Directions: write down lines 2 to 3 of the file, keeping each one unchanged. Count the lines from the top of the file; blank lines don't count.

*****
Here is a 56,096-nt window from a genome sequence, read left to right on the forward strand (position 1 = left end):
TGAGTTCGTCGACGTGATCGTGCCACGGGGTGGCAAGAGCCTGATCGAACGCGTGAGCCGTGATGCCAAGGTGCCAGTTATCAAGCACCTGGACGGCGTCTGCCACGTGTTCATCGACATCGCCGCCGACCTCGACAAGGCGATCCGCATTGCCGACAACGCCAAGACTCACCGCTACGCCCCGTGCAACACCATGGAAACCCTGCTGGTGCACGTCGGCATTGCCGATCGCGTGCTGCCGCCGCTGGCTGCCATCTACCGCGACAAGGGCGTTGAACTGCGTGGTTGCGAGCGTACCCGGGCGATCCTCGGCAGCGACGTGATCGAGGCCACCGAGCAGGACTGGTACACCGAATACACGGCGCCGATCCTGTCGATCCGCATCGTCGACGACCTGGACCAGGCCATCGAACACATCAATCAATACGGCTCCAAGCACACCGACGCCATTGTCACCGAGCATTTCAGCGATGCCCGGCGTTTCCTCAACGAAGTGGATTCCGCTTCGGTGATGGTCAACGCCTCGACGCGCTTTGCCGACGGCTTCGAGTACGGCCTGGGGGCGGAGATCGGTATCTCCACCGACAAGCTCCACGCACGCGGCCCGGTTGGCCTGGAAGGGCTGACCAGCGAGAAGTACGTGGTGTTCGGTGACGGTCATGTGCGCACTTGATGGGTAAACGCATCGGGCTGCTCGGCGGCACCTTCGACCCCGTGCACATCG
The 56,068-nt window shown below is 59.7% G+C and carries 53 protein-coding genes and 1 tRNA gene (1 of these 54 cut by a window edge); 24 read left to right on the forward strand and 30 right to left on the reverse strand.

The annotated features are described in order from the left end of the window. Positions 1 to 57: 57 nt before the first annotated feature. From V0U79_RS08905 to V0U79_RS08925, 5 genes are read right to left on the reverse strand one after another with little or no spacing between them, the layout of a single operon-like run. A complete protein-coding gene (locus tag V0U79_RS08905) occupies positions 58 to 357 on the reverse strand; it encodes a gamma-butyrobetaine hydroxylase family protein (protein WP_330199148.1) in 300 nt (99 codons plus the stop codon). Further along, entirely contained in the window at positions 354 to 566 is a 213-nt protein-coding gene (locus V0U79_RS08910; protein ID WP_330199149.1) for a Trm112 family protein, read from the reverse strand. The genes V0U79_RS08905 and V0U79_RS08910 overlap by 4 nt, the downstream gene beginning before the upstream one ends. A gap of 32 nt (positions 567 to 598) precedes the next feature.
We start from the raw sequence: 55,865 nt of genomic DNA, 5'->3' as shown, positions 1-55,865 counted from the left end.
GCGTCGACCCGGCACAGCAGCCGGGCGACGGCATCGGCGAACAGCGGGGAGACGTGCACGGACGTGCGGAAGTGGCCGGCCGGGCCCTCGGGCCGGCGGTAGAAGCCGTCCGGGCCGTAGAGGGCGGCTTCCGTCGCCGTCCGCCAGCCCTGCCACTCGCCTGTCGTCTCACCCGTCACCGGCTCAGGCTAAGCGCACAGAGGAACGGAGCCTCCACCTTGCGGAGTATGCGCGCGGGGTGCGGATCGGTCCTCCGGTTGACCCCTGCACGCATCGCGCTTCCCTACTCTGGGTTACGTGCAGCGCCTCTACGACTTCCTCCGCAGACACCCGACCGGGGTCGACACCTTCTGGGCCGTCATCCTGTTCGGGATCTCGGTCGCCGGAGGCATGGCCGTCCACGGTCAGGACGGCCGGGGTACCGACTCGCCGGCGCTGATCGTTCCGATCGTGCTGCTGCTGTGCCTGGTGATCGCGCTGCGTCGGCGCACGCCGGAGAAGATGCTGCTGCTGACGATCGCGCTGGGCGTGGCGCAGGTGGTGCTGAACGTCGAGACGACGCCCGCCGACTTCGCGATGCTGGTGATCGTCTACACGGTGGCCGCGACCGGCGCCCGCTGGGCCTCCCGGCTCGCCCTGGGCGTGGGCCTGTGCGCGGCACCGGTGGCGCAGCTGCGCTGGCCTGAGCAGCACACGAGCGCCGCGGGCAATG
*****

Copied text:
TGAGTTCGTCGACGTGATCGTGCCACGGGGTGGCAAGAGCCTGATCGAACGCGTGAGCCGTGATGCCAAGGTGCCAGTTATCAAGCACCTGGACGGCGTCTGCCACGTGTTCATCGACATCGCCGCCGACCTCGACAAGGCGATCCGCATTGCCGACAACGCCAAGACTCACCGCTACGCCCCGTGCAACACCATGGAAACCCTGCTGGTGCACGTCGGCATTGCCGATCGCGTGCTGCCGCCGCTGGCTGCCATCTACCGCGACAAGGGCGTTGAACTGCGTGGTTGCGAGCGTACCCGGGCGATCCTCGGCAGCGACGTGATCGAGGCCACCGAGCAGGACTGGTACACCGAATACACGGCGCCGATCCTGTCGATCCGCATCGTCGACGACCTGGACCAGGCCATCGAACACATCAATCAATACGGCTCCAAGCACACCGACGCCATTGTCACCGAGCATTTCAGCGATGCCCGGCGTTTCCTCAACGAAGTGGATTCCGCTTCGGTGATGGTCAACGCCTCGACGCGCTTTGCCGACGGCTTCGAGTACGGCCTGGGGGCGGAGATCGGTATCTCCACCGACAAGCTCCACGCACGCGGCCCGGTTGGCCTGGAAGGGCTGACCAGCGAGAAGTACGTGGTGTTCGGTGACGGTCATGTGCGCACTTGATGGGTAAACGCATCGGGCTGCTCGGCGGCACCTTCGACCCCGTGCACATCG
The 56,068-nt window shown below is 59.7% G+C and carries 53 protein-coding genes and 1 tRNA gene (1 of these 54 cut by a window edge); 24 read left to right on the forward strand and 30 right to left on the reverse strand.